Tucker is so excited to be invited to a party! Patrice, at Everyday Rurality, is celebrating one year of chatting on her farmhouse porch. She's planning a huge party and we are all invited... at least we have cyber-invites! Tucker is all excited - he's running around the back yard telling everyone.. over and over again, that he is invited to a party!  He would absolutely adore playing with the other Tucker. But, Wendell, I'm not so certain we could turn it into a party game. There probably wouldn't be too much confusion - the two Tuckers are very different in looks, and my Tucker doesn't seem to know his name when you call him, so only the other Tucker would come running!

A party? With party food?
I LOVE party food!!!

Patrice has asked what food we'd bring to the party. I'd put together my mom's mocha cake and bring it along. We'd have to keep it cool until just before serving because part of the 3-part icing is whipped cream, with a hint of coffee in it. This was the cake 'of choice' for all celebrations at my house. Bless my mom for taking the time to put it all together: 4 layers of coffee-laced sponge cake, a rich coffee filling that is tricky to make, the whipped cream icing and then a drizzle of sugar icing, with more coffee, going down the side. Mmmm....yum! And Wendell, I have some carrots in my garden that I'll pick, just for you. I'll pick them just before we leave so that they are fresh as can be!

Would you like to come to the party too? It's going to be in Patrice's pasture. She will have long tables and hay bale seats. Everyone is invited. What would you bring?! Leave a comment or link your blog to Everyday Rurality. You can read what others will bring by clicking on the image below. Hooray a party! Hooray, lots of yummy food - and not one, single calorie!

Oh... I almost forgot to mention that Patrice is having party favors! Check out her blog to find out more!


Everyday Ruralty

Monday, July 23, 2012

We'll Leave the Light On

This post is a story from the past. It's a story that involves my horse, Marmalade. The story began years before I bought her and although the events are true, they have been somewhat fictionalized as I was not there in person. I was simply there for the retelling of the story and,  Big Red really did save the day!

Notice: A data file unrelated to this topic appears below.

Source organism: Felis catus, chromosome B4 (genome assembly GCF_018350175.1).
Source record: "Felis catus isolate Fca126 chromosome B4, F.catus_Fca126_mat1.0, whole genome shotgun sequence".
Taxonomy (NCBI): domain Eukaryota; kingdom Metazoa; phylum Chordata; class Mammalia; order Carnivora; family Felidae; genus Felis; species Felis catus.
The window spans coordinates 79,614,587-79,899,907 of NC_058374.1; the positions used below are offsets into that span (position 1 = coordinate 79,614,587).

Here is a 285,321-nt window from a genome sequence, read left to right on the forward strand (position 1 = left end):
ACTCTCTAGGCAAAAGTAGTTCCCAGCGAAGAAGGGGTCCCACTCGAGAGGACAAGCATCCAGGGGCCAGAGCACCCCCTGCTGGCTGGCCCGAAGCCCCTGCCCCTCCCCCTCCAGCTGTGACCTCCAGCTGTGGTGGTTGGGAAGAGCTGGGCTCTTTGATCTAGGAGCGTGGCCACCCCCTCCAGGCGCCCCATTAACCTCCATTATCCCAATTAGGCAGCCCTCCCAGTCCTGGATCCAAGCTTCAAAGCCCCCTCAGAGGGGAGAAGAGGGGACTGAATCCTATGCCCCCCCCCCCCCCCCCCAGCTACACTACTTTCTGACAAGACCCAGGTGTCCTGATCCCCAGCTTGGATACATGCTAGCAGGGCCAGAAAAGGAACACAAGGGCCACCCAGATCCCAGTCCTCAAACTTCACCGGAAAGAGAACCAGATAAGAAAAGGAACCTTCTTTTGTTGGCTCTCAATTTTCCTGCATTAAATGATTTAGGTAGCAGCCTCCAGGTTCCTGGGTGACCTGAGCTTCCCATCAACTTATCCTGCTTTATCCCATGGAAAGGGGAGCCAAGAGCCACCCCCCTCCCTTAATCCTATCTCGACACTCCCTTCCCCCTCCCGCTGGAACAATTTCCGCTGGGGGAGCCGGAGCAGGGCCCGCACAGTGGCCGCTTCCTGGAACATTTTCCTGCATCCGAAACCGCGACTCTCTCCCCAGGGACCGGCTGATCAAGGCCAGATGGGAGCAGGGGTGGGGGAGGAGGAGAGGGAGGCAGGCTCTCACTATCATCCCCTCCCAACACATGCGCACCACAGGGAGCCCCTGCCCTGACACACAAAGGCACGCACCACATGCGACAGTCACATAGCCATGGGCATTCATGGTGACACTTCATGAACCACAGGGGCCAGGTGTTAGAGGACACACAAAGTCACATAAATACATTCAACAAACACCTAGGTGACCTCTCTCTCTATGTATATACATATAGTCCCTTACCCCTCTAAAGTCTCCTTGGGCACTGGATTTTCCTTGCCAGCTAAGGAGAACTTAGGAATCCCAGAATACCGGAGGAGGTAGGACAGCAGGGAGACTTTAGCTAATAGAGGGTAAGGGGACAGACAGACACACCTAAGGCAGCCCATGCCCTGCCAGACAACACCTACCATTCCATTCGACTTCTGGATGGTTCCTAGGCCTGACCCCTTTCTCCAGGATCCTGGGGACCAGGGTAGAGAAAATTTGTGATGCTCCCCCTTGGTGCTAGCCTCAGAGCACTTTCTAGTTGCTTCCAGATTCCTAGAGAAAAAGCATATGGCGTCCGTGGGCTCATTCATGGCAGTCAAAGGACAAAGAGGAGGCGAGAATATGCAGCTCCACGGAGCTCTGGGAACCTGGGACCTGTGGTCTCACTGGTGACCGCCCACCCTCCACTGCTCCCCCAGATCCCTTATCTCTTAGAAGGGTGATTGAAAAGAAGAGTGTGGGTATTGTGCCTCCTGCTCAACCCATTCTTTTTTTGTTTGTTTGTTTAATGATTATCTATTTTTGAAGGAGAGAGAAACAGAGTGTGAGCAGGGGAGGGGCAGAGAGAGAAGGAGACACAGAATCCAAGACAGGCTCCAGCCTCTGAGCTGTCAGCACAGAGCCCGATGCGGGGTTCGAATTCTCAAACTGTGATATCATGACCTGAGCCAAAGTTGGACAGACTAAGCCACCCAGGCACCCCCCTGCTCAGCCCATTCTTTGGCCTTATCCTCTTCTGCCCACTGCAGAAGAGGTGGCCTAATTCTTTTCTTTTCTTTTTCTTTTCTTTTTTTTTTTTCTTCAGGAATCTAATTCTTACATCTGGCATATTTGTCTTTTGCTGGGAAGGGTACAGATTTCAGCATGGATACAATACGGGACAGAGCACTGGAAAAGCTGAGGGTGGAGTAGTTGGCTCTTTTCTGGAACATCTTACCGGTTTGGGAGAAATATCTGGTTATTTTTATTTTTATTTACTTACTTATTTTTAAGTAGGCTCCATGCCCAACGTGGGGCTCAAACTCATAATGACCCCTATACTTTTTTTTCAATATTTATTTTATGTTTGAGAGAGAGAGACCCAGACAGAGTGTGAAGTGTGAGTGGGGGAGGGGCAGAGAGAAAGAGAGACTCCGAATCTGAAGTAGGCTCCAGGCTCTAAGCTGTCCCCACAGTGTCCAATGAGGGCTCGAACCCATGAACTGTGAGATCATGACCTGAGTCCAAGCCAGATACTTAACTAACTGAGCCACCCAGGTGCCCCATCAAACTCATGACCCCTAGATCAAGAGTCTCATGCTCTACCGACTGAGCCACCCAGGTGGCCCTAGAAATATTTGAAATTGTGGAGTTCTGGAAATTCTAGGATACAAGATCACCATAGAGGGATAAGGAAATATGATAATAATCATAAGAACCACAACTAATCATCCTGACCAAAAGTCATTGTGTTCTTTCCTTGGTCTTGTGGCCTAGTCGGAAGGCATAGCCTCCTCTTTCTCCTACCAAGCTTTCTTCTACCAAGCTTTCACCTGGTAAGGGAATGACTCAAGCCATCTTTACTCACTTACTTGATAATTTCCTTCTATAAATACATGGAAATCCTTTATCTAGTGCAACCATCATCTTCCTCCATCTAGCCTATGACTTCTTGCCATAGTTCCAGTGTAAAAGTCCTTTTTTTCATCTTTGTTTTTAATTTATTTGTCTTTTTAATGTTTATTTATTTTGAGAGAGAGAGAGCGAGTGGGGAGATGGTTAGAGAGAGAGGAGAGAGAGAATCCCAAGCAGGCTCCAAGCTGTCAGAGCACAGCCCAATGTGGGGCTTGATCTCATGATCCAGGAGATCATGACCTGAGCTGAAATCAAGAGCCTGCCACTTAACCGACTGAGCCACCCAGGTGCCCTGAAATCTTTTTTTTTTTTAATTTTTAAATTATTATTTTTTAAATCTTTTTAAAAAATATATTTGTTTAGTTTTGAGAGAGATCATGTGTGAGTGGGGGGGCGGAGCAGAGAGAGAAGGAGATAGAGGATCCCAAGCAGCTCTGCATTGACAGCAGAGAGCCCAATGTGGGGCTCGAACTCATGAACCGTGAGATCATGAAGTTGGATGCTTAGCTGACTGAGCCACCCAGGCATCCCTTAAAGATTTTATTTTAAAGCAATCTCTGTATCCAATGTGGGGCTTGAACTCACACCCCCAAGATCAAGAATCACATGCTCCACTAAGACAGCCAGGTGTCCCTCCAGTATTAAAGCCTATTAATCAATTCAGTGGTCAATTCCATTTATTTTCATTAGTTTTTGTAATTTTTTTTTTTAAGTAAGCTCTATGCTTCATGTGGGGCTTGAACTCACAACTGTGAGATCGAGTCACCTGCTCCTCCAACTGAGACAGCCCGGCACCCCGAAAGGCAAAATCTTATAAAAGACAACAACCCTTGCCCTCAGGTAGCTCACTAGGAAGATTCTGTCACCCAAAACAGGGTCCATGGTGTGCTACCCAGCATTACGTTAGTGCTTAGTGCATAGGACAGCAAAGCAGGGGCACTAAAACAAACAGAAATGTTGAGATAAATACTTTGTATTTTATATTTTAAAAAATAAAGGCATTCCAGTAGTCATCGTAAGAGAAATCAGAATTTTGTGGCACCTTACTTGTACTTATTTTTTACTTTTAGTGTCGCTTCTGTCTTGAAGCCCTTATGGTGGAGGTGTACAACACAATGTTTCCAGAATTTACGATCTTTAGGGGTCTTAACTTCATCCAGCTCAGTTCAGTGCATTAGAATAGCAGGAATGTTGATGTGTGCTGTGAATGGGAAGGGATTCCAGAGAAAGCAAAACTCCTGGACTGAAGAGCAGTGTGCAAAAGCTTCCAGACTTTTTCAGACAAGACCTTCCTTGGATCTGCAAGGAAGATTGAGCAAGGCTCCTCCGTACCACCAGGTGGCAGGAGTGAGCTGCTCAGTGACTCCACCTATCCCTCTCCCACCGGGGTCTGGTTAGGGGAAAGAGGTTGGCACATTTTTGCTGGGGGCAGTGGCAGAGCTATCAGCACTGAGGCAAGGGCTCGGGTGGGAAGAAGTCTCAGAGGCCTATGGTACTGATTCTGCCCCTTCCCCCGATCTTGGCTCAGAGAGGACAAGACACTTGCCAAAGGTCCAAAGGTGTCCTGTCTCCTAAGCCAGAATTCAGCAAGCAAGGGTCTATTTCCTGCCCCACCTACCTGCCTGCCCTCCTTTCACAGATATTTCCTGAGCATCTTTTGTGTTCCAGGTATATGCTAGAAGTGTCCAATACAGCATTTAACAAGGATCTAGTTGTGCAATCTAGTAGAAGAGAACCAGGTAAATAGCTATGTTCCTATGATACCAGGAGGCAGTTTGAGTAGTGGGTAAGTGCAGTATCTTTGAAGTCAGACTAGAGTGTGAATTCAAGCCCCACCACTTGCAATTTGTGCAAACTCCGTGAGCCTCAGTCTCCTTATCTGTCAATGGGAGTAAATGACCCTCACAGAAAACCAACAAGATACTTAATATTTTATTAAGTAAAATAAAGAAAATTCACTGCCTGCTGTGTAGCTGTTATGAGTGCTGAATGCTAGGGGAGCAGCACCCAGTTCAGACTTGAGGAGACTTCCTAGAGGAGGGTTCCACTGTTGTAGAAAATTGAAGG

Marmalade - 1970
Big Red knew that something was wrong. He was like that. He was tuned in to the normal noises and normal routines of the small barn. But tonight he could hear the labored breathing. He could smell the blood. Something was not right. So, what's a horse to do? Big Red stretched his head over the stall door and deftly flicked the light switch. The lights ought to alert the people of the house.

It was 4:30 in the morning. Aunt Jane awoke to see the barn lights glowing. She toyed with the idea of rolling over to go back to sleep, but in the back of her mind there was a growing pool of uneasiness. Big Red had turned the barn lights on in the past, and always for good reason. She rolled out of bed, pulled on her barn boots and, still half asleep, trudged to the barn in the pre-dawn of Easter Sunday.

Marmalade had been experiencing waves of pain for hours. Just as the pain subsided, another wave would creep in and grow to a crescendo. The muscles of her abdomen tightened - a constricting band that made it difficult to breathe. She couldn't stand. She crumpled to the ground, thrashing with the onset of another round of pain. The tightness forced the air out of her lungs with a loud, keening sound.

As she entered the barn, Aunt Jane took note of Big Red's uneasiness. She stopped to rub his neck and he lowered his head as he greeted her with a low rumble as if to say, "I'm so glad you are here." Aunt Jane continued down the aisle peeking over the door of each stall. Orangette was not resting in slumber. Instead, she shifted her weight and swayed, left. Then right. Then left. She turned one ear toward Aunt Jane and rested an uneasy eye on her owner. Platter had evidently been turning laps in his stall. A path was cleared in the shavings as he turned another circle, stopping only to greet the woman.  But Marmalade was.... in trouble.

To be continued....

Mystery Melon - or - Squash Surprise

We have a puzzle in our garden. 
We planted something... and we don't know what it is! 
Now, how, you might ask, could someone be so silly as to do that?!